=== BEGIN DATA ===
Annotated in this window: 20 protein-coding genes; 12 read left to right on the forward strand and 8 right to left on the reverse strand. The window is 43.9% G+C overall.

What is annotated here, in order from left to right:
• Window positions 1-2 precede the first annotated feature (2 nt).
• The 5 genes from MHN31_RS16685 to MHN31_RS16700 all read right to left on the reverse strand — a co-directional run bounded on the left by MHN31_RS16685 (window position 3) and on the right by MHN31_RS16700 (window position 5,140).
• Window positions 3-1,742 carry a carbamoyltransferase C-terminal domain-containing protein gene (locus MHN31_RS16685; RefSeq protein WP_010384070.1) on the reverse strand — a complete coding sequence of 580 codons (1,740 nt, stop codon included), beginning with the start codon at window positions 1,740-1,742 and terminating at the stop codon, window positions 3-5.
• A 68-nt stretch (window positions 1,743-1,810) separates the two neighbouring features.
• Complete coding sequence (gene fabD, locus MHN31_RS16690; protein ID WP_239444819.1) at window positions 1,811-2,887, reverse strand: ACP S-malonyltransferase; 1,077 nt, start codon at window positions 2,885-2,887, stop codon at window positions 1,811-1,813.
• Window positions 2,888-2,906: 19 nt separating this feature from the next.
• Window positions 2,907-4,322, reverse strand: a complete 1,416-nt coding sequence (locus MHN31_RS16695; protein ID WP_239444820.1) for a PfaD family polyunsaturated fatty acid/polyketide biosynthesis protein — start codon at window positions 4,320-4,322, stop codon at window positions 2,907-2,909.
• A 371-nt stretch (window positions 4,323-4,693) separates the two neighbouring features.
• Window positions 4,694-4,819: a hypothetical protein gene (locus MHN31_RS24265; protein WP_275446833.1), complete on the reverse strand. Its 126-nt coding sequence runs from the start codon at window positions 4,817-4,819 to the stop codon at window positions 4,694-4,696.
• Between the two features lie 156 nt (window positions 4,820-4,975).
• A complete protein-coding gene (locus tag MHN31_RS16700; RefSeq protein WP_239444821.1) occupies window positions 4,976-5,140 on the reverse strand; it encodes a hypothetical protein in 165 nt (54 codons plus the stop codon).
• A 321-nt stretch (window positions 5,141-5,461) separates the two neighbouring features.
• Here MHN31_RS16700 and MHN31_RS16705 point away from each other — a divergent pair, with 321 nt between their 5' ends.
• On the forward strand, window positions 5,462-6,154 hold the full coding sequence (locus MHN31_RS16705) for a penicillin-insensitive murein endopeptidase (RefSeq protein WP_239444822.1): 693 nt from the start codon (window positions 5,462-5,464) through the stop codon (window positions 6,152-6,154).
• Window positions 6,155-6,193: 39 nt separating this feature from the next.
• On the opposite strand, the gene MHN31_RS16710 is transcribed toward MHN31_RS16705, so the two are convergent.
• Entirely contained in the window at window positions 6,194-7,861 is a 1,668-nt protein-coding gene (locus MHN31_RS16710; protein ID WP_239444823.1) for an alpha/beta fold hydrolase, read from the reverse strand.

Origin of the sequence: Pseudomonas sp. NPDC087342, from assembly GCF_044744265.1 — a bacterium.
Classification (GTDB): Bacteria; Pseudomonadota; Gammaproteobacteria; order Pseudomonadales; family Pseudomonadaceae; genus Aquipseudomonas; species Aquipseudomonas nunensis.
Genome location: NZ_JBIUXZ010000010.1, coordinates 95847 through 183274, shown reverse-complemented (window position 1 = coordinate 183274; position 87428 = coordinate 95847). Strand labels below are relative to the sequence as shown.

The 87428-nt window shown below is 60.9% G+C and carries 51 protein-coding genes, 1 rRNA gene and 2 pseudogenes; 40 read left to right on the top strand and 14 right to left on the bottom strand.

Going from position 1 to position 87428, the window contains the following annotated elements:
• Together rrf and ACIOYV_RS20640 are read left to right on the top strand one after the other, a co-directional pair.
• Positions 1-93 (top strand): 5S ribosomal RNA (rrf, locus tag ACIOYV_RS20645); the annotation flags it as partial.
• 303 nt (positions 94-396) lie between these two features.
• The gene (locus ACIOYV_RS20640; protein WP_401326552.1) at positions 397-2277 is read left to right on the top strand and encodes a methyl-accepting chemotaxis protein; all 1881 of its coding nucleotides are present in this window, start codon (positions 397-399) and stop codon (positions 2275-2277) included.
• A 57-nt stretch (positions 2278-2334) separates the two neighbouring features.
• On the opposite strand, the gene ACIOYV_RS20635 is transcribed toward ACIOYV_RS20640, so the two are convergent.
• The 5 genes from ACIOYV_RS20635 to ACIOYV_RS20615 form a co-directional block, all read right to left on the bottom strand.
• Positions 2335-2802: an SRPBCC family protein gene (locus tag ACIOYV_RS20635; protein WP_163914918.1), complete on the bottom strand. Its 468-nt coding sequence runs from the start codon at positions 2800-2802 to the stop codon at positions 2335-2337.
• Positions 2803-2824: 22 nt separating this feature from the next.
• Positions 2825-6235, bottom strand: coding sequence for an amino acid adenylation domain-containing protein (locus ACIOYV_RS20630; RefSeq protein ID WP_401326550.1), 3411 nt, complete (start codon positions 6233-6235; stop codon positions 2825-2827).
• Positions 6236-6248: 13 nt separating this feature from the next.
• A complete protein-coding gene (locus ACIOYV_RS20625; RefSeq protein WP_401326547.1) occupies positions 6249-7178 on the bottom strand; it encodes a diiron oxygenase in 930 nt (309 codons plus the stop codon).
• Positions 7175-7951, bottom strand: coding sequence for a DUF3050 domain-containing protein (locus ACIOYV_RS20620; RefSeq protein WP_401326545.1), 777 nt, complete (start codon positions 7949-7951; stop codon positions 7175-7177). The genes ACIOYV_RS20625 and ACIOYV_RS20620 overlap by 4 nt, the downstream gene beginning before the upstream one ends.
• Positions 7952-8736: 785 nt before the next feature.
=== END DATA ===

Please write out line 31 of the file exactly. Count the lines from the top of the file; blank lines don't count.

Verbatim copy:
• The 5 genes from ACIOYV_RS20635 to ACIOYV_RS20615 form a co-directional block, all read right to left on the bottom strand.